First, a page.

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Fun with Postscript

by Brent Stewart on Monday, Aug 3, 2020

I really enjoy being a computer professional. I like the creativity, problem solving, and the sense that things can be understood. Sometimes this is directly applicable, sometimes it’s just fun. One example of the latter is Postscript.

Most of you know Postscript only as a printer thing, but it’s actually a programming language. Postscript builds a mathematical model of a page and then converts that to a bitmap for printing as a final step. Postscript files always print at the best resolution available on the output device without having to be reformatted.

Postscript uses a single stack and then pops off the required number of values to execute a command. For instance, you might give it:

1 2 add

In college, I “discovered” postscript by printing a file for an Apple LaserWriter to an HP Laserjet. Since the Laserjet didn’t speak Postscript (they use PCL) it just dumped raw text onto a stack of paper. I was fascinated because I could kinda read it, so I researched it and bought three books and just started playing:

Postscript Language: Tutorial and Cookbook by Adobe Graphic Design with Postscript by Gerard Kunkel Postscript by Example by Henry McGilton and Mary Campione

At first, I wrote text files and dumped them to the LaserWriter.

copy > lpt1:

Later I started using early ghostscript to output to my dot matrix printer. I recently rediscoverd some of my files from the 1980’s and found that I could display them in Linux with modern Ghostscript.

Here’s a simple Postscript program I took from the Postscript Cookbook: Circle of Brent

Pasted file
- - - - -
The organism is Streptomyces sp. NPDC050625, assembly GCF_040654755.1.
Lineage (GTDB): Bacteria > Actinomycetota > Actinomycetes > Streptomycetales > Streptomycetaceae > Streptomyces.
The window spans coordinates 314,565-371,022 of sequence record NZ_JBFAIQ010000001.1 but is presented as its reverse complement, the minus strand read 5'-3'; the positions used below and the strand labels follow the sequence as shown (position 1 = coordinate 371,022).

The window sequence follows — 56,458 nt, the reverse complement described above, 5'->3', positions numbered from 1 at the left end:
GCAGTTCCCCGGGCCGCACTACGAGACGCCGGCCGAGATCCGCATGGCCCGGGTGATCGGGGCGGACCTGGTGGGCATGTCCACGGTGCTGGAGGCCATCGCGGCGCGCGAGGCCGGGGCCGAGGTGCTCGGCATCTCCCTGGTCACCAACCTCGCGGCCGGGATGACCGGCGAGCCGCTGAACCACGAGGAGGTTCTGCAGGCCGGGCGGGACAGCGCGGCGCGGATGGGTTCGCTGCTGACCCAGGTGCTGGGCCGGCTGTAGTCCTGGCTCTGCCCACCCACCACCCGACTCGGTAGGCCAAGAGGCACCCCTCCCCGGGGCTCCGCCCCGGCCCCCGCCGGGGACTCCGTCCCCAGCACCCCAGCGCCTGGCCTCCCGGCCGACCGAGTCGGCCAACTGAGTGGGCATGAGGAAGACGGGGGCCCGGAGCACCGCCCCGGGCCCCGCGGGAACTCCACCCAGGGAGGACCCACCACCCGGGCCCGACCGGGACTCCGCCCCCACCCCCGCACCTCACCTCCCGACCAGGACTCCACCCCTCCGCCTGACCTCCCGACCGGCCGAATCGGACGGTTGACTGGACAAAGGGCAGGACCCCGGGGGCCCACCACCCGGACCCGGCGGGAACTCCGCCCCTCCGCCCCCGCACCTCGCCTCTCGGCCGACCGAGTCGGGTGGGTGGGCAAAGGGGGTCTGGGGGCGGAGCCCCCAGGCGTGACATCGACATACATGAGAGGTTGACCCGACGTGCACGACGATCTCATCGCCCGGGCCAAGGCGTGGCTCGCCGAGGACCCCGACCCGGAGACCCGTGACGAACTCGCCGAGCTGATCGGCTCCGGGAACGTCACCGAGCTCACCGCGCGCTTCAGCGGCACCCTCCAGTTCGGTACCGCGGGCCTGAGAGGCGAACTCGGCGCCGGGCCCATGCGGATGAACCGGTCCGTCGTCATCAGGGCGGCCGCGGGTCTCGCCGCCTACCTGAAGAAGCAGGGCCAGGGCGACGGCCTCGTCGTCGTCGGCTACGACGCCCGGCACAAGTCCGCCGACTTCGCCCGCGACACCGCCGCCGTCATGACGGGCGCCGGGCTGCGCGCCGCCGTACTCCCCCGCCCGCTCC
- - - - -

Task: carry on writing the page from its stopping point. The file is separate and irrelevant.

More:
/Helvetica-Bold findfont  
        30 scalefont setfont  
        /oshow  %stack: {string}  
        {true charpath stroke} def  
        { 20 20 340  
            { gsave  
                rotate 0 0 moveto  
                (Brent) oshow  
            } for  
        } def  
    % --Begin Program --  
    250 400 translate  
    .5 setlinewidth  
    0 0 moveto  
    (Brent Stewart) true charpath  
    gsave 1 setgray fill grestore  

Without a lot of explanation, you get the sense of how postscript works. There’s a routine to print my name and rotate the coordinate system in increments of 20 degrees. That routine is looped through and then the final full name is printed at the end. Instead of printing this page, in Linux I just typed:


and the page is rendered in a window. I discovered that you GIMP can directly load postscript files (!) and used that to create the logo and favicon for this site. You can print the file to a postscript printer using lpr. MFC9340CDW is a brother printer I use, and I opened system-config-printer to confirm the name.

lpr -P MFC9340CDW

I’ve built a repo with some examples. I actually found some of my code from 30 years ago! PostScript is a simple enough language to quickly accomplish things with, but complicated enough to get some interesting results. In fact, you can do things in the language that I’ve never seen translated to an app. I hope this post will encourage you to give it a try and have some fun!

  Postscript Langauge - Tutorial and Cookbook ISBN 0-201-10179-3
Recent articles related to these tags: Postscript Coding
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